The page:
A small spiritual community in Victoria, B.C., is paying its bills partly with the help of a centuries-old tradition: monastic brewing.
Since summer 2016, the Emmaus Community, a joint ministry of the Anglican Church of Canada and the United Church of Canada, has been crafting traditional Belgian abbey-style beer, along with an assortment of non-alcoholic cordials and kombuchas (fermented teas).
Making these drinks, says co-prior the Rev. Rob Crosby-Shearer, is only a small part of what the Emmaus Community does, and the output is tiny—he refers to the brewing project as a “nano-brewery.” The community produces one batch a month of 150 or so bottles.
But it serves a double role, he says, of helping the community build relationships with local people, and supplementing its income.
The Emmaus Community gives the beer away, because it’s not licensed to sell it. Donations are accepted, and while it’s difficult to pinpoint what proportion of the donations received by the community have been spurred by offerings of beer, Crosby-Shearer says this figure could be as high as $5,000 per year, or close to 10% of the Emmaus Community’s annual budget.
The Emmaus Community began about three years ago, inspired by the new monastic movement, which seeks to develop forms of Christian community suited to the current age. The Emmaus Community’s co-founders include Crosby-Shearer and his wife, Meagan, both of whom had earlier spearheaded a Toronto new monastic project, the Jeremiah Community. Most Emmaus Community members live in their own dwellings rather than a central building, but they follow a “rule of life” and take vows of prayer, presence and simplicity. The community now has about 10 covenanted members, Crosby-Shearer says, with a number of other people affiliated in some way, either as novices or companions, and it also reaches about 30-40 people per week through a church plant that it started up in the neighbourhood.
The community was initially funded by grants both from the United Church of Canada and the Anglican Foundation of Canada as well as the diocese of British Columbia. Through its own fundraising, the group has come to “wean itself off” most of those grants, says Crosby-Shearer. In the meantime, it also began to look at social enterprise as another means of paying for itself, and eventually the idea of brewing beer was born.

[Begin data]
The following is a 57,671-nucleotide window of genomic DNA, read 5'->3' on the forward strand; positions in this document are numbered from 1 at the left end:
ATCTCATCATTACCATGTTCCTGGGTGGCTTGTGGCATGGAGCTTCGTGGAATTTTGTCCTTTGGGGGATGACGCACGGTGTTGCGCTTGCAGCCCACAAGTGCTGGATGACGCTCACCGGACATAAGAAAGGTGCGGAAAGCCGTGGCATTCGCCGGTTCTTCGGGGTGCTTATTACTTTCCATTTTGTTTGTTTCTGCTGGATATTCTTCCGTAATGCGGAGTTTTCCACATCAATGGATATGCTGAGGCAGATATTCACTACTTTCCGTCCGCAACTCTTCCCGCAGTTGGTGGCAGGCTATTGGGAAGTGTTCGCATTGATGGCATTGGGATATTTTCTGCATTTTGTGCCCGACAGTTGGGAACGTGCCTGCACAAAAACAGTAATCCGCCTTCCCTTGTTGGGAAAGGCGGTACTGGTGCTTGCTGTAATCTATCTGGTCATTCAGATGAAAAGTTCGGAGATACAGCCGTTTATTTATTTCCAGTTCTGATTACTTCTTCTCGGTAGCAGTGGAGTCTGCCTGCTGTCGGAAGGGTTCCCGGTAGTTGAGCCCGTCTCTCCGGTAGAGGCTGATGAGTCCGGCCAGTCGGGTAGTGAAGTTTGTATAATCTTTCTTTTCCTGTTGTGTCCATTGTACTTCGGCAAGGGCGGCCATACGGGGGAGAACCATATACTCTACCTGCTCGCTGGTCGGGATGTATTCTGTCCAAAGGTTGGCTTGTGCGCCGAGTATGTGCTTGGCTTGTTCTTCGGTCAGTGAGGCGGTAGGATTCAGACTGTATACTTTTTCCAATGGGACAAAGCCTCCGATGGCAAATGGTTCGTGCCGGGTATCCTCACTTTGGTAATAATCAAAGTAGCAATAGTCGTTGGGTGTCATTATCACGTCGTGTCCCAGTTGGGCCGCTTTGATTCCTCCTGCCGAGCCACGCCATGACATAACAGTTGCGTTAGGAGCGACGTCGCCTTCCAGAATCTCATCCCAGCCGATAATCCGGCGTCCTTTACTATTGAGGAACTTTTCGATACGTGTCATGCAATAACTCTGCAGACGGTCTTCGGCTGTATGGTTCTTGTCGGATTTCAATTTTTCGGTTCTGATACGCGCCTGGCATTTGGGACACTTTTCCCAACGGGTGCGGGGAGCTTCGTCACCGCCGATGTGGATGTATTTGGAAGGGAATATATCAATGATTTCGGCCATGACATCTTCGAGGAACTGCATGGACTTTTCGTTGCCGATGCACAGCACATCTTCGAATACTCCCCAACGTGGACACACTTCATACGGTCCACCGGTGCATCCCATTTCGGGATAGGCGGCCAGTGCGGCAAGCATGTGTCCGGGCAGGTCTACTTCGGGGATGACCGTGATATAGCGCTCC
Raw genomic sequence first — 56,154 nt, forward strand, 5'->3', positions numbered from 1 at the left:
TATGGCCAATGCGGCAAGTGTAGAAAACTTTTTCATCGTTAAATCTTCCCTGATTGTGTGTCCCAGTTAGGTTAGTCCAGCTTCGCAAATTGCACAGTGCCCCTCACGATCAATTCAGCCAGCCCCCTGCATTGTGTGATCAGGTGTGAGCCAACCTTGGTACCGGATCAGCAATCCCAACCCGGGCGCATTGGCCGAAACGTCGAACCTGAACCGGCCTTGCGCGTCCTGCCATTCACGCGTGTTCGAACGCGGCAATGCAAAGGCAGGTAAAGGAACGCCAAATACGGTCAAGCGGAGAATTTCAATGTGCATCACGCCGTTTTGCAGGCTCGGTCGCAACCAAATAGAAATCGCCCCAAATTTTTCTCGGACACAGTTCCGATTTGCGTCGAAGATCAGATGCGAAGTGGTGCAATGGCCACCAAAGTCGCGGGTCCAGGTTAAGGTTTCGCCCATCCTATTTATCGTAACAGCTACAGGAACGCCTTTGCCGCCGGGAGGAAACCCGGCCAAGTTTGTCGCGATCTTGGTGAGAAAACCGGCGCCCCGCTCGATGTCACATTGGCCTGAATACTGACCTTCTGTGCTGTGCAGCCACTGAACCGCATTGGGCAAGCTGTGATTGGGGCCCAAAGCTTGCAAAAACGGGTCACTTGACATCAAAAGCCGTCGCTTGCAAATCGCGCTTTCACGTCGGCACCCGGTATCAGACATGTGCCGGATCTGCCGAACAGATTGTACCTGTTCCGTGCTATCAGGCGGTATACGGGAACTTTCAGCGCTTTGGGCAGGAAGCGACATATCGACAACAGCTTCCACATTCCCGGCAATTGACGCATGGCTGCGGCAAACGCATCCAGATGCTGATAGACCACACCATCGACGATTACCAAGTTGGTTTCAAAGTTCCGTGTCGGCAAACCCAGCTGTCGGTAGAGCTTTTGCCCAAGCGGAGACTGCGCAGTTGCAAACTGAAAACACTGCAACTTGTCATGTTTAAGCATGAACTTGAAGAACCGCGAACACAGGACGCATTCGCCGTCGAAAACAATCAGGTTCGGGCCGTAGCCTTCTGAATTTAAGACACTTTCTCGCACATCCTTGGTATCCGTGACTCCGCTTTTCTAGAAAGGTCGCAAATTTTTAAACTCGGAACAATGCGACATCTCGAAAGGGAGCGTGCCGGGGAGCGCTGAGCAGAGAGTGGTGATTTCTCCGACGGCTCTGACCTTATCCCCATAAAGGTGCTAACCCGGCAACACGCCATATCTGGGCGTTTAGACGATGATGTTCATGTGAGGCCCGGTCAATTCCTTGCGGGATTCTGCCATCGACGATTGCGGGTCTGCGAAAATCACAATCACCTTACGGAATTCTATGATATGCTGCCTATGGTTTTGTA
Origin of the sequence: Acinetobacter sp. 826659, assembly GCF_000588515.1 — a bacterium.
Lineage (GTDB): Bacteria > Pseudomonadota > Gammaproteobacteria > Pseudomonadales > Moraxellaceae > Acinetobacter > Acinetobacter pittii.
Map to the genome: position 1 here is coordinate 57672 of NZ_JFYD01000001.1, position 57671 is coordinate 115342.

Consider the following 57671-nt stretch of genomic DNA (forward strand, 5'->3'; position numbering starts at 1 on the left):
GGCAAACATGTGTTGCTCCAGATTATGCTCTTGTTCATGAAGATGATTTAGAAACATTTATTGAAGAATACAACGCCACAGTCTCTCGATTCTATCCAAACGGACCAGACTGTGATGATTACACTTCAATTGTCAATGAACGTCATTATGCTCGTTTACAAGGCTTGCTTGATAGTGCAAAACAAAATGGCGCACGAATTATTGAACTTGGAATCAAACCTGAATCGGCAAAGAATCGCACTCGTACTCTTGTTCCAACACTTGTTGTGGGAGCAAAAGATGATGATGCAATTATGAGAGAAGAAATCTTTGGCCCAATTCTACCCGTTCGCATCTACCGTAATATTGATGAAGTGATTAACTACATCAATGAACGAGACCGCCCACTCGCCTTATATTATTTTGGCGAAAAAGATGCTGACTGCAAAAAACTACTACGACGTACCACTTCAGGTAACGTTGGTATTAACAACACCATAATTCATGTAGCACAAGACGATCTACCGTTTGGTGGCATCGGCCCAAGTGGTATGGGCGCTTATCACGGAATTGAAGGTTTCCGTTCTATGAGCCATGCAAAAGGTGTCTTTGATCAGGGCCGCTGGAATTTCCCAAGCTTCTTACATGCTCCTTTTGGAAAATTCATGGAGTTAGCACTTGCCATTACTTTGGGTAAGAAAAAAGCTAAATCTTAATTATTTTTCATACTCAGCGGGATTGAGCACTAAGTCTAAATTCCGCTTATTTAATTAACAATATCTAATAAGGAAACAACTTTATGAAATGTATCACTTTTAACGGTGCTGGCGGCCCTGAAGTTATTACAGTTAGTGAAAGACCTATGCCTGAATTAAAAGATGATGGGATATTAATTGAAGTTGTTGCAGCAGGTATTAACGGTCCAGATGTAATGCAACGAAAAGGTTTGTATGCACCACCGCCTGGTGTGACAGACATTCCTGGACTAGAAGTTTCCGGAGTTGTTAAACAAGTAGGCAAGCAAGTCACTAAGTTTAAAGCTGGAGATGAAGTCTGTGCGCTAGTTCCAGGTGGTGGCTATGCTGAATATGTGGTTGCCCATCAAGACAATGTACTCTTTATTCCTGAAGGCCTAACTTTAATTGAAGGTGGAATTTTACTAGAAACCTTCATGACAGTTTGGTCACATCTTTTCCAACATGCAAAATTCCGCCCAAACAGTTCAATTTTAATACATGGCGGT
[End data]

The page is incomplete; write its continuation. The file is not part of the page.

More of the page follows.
The community was particularly drawn to the idea of making beer in the traditional style of Trappist monks, and started researching monastic brewing practices. It purchased a few thousand dollars’ worth of equipment and recruited as a mentor the Rev. Craig Hiebert, an amateur brewer who serves as incumbent at St. Mary the Virgin Anglican Church in nearby Oak Bay, B.C. It began brewing using Trappist recipes and even the same yeast strains they use, Crosby-Shearer says, and, although the community is not legally allowed to call its beer “Trappist,” it also strives to brew it according to Trappist principles.
In the Trappist brewing tradition, as outlined on the website of the International Trappist Association, the beer must be brewed within a monastery; brewing must not be the main goal of the monastery; the brewery “should witness to the business practices proper to a monastic way of life”; and whatever proceeds are left from the sale of beer, once the living expenses and upkeep of the monastery are paid for, must be given to people in need.
The Emmaus brewing team’s main offering is what it calls St. Alban’s Ale, which is a Belgian tripel—a relatively hard, heavy type of beer with a sweet, rich taste, he says. It also produces a lighter, more summery ale, to which it has given the name St. Clare’s matersbier.
While the community has no immediate plans to actually acquire a licence and sell the beverages, it is not ruling out this possibility, he says.
“As a kind of church-planting model, I think we do need to get more innovative and go above ground with some of these social and community enterprise ideas,” he says. “We’re at a point where we could conceivably be done with grants in a year or two, and at that point we might want to say, ‘How do we expand?’ ”
Possibly, at that point, the community might then decide it wants to step up its production of beer and license the brewery as a business to fund its ministry he says. In the meantime, it’s more focused on growing that ministry, which includes various forms of “re-imagining church in this day and age,” including a possible co-housing project.
“As an emerging community, we have all these sort of audacious dreams,” he says.
This article first appeared on December 5, 2017.